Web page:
-distribution is also rather cheap per unit when it's huge quantities
    -was there actually any marketing besides the Kickstarter campaign and occasional info boots on events? haven't seen any
    -customer service can be expensive, but only if the service is good, would have to ask people who used this service to evaluate
    -what other big costs?
    -no, the VR game devs had to buy the dev kit

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    Re: Oculus Rift components cost less than $200 says IHS teardown

    Quote Originally Posted by Gunbuster View Post
    Component cost is not the whole story, there is:

    - all the other big costs
    Quote Originally Posted by Nifl View Post
    -s service to evaluate
    -what other big costs?
    I'd guess 3 things that haven't been mentioned:
    - Licensing (I would doubt that the Rift is 100% proprietary tech), and everyone wants their cut
    - Wages (Possibly part of the funding, but people aren't cheap and they've dragged it out long enough to leave a big lump of money to recover)
    - Profit - I think the profit projections back when they were fairly unique and likely to be first to market haven't been reduced now that competitors with arguably better products are already retailing. I don't think the plan was ever to just break even.

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    Re: Oculus Rift components cost less than $200 says IHS teardown

    Quote Originally Posted by Gunbuster View Post
    Component cost is not the whole story, there is:
    - Development cost
    - assembly
    - distribution
    - marketing
    - customer service
    - all the other big costs
    - investing in VR games
    Don't forget the $2.4mil from the Kickstarter which should have covered a fair bit of the DEV costs and I seem to remember that Facebooks $2bil was also to come with further DEV money too, so yes it could be sold cheaper.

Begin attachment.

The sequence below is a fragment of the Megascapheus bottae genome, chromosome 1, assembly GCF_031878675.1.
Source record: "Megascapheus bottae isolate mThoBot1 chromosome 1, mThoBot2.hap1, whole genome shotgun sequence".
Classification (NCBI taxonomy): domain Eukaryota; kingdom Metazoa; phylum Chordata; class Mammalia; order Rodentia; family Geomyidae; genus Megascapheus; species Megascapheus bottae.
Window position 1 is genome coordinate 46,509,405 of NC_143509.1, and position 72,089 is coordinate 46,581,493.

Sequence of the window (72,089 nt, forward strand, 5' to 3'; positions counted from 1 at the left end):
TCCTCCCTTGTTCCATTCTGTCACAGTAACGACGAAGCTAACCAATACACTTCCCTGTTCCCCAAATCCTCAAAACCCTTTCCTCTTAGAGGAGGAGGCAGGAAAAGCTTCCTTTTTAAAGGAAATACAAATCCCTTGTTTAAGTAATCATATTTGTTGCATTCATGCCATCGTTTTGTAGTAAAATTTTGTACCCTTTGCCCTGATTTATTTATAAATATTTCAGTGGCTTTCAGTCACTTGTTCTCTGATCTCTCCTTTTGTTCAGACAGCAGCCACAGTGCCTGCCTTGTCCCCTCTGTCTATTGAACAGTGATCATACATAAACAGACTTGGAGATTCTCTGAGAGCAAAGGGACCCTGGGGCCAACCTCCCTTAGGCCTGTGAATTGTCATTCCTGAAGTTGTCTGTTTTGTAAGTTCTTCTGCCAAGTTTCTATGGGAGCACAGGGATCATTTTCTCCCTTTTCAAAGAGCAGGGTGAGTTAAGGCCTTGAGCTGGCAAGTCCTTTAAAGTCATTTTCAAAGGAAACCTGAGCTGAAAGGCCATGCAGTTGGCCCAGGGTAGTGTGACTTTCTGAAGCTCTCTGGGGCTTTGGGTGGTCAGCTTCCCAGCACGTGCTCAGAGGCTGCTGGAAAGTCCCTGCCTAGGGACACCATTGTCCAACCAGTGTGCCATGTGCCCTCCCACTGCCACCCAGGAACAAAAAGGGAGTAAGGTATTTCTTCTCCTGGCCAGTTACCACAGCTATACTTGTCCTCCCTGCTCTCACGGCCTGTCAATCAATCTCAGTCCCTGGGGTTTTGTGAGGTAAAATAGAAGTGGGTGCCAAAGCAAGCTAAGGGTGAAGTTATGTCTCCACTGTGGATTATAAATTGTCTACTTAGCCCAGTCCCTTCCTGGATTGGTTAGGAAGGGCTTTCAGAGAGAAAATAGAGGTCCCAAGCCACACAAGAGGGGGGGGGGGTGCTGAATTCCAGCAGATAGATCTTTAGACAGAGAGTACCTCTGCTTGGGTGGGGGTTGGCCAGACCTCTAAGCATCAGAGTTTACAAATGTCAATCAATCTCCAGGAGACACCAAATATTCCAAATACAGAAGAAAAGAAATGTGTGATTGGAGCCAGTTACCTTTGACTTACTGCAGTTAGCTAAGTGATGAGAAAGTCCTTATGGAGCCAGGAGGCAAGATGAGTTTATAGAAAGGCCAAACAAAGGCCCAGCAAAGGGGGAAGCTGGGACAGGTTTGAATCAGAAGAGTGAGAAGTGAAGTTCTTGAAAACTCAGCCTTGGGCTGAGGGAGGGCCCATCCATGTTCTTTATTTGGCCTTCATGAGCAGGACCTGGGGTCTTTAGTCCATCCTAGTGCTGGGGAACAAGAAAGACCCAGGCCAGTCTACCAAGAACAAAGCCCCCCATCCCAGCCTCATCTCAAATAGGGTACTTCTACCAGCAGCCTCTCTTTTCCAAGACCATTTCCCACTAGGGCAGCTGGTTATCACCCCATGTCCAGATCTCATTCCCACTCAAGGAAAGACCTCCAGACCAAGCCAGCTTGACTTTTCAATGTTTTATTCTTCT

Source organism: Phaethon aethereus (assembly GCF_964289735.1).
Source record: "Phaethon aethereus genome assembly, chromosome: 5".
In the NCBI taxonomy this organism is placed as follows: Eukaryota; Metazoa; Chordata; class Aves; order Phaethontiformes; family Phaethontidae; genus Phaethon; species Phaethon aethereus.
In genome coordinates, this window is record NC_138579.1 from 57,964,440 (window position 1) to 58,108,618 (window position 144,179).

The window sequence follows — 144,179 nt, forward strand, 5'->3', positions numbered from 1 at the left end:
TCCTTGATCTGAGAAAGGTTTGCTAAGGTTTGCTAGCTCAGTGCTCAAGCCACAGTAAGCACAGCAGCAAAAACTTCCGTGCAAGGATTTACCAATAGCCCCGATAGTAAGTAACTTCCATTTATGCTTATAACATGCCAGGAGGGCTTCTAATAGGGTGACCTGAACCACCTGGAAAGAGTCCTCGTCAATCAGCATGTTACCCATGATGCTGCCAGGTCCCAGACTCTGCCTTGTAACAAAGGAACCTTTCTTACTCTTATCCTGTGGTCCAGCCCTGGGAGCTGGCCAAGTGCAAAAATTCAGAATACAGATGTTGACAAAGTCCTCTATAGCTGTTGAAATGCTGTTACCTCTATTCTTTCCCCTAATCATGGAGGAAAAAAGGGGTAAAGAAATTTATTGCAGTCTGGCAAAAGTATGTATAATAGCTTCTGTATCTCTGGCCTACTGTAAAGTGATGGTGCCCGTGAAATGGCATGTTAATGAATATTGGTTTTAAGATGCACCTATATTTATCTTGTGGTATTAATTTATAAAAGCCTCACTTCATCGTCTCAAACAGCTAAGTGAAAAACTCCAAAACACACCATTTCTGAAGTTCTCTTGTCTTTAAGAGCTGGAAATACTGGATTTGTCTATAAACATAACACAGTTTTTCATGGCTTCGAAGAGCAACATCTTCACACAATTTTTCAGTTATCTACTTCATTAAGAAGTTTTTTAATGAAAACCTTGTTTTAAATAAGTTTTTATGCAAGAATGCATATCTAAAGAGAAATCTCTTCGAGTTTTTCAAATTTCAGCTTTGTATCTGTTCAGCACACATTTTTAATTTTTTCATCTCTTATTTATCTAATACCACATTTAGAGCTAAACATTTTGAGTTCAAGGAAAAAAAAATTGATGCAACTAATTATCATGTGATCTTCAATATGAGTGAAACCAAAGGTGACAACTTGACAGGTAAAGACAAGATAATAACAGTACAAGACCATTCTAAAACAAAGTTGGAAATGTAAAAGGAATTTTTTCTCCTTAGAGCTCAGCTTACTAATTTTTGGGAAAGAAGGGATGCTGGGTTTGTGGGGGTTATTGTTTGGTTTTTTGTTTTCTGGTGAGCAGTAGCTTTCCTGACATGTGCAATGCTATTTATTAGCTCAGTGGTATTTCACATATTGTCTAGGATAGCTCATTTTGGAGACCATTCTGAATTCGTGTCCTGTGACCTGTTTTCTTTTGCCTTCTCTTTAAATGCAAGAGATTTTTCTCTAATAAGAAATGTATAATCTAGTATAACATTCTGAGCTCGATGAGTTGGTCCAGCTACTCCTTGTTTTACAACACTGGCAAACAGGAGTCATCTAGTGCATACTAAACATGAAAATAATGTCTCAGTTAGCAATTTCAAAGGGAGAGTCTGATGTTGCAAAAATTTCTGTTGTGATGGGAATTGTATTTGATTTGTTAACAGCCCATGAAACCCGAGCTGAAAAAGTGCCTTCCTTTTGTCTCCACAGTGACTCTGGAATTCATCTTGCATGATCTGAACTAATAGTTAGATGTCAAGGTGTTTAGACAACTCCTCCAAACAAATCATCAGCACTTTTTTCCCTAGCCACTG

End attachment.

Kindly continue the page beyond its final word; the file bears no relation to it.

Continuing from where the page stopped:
I expect the take up would be greater if the costs were lower too, but they can probably sell them as fast as they can make them right now so why should they. Oddly enough the most realistically priced units seem to be the OSVR unit from Razor, a company not know for selling stuff at low prices.

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    Re: Oculus Rift components cost less than $200 says IHS teardown

    Admit it... we get played on a daily basis. New phones that feature small tech advances, the same cpu, in a way, with reduced thermals and a small % speed increase each year, etc and etc.

    We're ALL fools and we know it. But, then again, if you're willing to pay the price then so be it.

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    Re: Oculus Rift components cost less than $200 says IHS teardown

    Quote Originally Posted by Nifl View Post
    -development was paid through Kickstarter
    -assembly is part of the 6.50 conversion cost
    -distribution is also rather cheap per unit when it's huge quantities
    -was there actually any marketing besides the Kickstarter campaign and occasional info boots on events? haven't seen any
    -customer service can be expensive, but only if the service is good, would have to ask people who used this service to evaluate
    -what other big costs?
    -no, the VR game devs had to buy the dev kit
    Well...

    Development was not paid for via kickstarter - that was essentially just pre orders at a reduced price, and when you net it off the actual cost will have been millions more than they received from the kickstarter campaign. There was a lot of marketing, particularly at trade shows/events all of which cost thousands of $ to put on, and were key to getting industry buy in. Then there is staff, general overheads (building space, taxes, licencing etc), tooling to get to the point of mass production (not included in that $6.50) and so on. Oculus did also invest a lot of money in VR games - notable examples being Luckys Tale and Eve:Valkyrie but there are quite a few more (in fact, almost all the games that are exclusive to the Oculus store had investment from Oculus).